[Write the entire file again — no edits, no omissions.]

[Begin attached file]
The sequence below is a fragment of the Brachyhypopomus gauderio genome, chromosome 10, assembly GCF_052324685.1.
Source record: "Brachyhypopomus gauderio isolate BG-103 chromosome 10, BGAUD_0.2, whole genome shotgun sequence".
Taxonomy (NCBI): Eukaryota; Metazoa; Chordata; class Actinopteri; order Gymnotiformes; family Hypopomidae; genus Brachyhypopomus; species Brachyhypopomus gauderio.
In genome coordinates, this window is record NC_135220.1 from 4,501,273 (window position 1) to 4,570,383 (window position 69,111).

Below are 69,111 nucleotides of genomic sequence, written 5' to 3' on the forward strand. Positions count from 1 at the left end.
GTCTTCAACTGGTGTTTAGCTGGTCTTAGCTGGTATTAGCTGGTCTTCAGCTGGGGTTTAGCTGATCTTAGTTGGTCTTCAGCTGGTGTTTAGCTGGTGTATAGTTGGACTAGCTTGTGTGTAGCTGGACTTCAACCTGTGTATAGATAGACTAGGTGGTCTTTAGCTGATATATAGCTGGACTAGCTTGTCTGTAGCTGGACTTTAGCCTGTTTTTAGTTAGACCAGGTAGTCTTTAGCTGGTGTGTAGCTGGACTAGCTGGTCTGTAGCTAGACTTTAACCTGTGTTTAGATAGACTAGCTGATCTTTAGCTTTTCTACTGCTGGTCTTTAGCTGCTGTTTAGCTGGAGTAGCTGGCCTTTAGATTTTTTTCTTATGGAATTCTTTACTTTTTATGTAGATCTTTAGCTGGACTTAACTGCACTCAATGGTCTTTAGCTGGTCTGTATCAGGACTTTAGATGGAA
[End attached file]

The sequence below is a fragment of the Brachyhypopomus gauderio genome, chromosome 10, assembly GCF_052324685.1.
Source record: "Brachyhypopomus gauderio isolate BG-103 chromosome 10, BGAUD_0.2, whole genome shotgun sequence".
Taxonomy (NCBI): Eukaryota; Metazoa; Chordata; class Actinopteri; order Gymnotiformes; family Hypopomidae; genus Brachyhypopomus; species Brachyhypopomus gauderio.
In genome coordinates, this window is record NC_135220.1 from 4,501,273 (window position 1) to 4,570,383 (window position 69,111).

Below are 69,111 nucleotides of genomic sequence, written 5' to 3' on the forward strand. Positions count from 1 at the left end.
GTCTTCAACTGGTGTTTAGCTGGTCTTAGCTGGTATTAGCTGGTCTTCAGCTGGGGTTTAGCTGATCTTAGTTGGTCTTCAGCTGGTGTTTAGCTGGTGTATAGTTGGACTAGCTTGTGTGTAGCTGGACTTCAACCTGTGTATAGATAGACTAGGTGGTCTTTAGCTGATATATAGCTGGACTAGCTTGTCTGTAGCTGGACTTTAGCCTGTTTTTAGTTAGACCAGGTAGTCTTTAGCTGGTGTGTAGCTGGACTAGCTGGTCTGTAGCTAGACTTTAACCTGTGTTTAGATAGACTAGCTGATCTTTAGCTTTTCTACTGCTGGTCTTTAGCTGCTGTTTAGCTGGAGTAGCTGGCCTTTAGATTTTTTTCTTATGGAATTCTTTACTTTTTATGTAGATCTTTAGCTGGACTTAACTGCACTCAATGGTCTTTAGCTGGTCTGTATCAGGACTTTAGATGGAA